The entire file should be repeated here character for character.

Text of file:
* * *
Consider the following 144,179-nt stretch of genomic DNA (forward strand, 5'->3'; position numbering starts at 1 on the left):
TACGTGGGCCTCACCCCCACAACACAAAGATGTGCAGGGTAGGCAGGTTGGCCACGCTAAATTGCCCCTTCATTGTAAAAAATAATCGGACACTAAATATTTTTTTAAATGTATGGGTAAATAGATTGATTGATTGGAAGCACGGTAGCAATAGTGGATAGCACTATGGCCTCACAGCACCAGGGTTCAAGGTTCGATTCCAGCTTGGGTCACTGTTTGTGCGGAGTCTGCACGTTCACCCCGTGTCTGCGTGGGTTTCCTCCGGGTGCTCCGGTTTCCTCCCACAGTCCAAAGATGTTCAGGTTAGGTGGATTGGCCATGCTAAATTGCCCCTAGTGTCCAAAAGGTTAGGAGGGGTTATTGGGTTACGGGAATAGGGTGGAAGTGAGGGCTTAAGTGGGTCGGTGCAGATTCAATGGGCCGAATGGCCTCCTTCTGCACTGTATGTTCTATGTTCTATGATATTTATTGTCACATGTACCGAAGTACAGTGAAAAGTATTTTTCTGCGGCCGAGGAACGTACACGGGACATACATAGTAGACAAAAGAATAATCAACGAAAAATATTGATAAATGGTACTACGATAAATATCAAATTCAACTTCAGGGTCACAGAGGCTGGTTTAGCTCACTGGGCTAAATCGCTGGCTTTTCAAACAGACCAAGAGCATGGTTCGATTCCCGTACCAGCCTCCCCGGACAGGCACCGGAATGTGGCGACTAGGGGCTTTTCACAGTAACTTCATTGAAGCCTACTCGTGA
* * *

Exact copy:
Consider the following 144,179-nt stretch of genomic DNA (forward strand, 5'->3'; position numbering starts at 1 on the left):
TACGTGGGCCTCACCCCCACAACACAAAGATGTGCAGGGTAGGCAGGTTGGCCACGCTAAATTGCCCCTTCATTGTAAAAAATAATCGGACACTAAATATTTTTTTAAATGTATGGGTAAATAGATTGATTGATTGGAAGCACGGTAGCAATAGTGGATAGCACTATGGCCTCACAGCACCAGGGTTCAAGGTTCGATTCCAGCTTGGGTCACTGTTTGTGCGGAGTCTGCACGTTCACCCCGTGTCTGCGTGGGTTTCCTCCGGGTGCTCCGGTTTCCTCCCACAGTCCAAAGATGTTCAGGTTAGGTGGATTGGCCATGCTAAATTGCCCCTAGTGTCCAAAAGGTTAGGAGGGGTTATTGGGTTACGGGAATAGGGTGGAAGTGAGGGCTTAAGTGGGTCGGTGCAGATTCAATGGGCCGAATGGCCTCCTTCTGCACTGTATGTTCTATGTTCTATGATATTTATTGTCACATGTACCGAAGTACAGTGAAAAGTATTTTTCTGCGGCCGAGGAACGTACACGGGACATACATAGTAGACAAAAGAATAATCAACGAAAAATATTGATAAATGGTACTACGATAAATATCAAATTCAACTTCAGGGTCACAGAGGCTGGTTTAGCTCACTGGGCTAAATCGCTGGCTTTTCAAACAGACCAAGAGCATGGTTCGATTCCCGTACCAGCCTCCCCGGACAGGCACCGGAATGTGGCGACTAGGGGCTTTTCACAGTAACTTCATTGAAGCCTACTCGTGA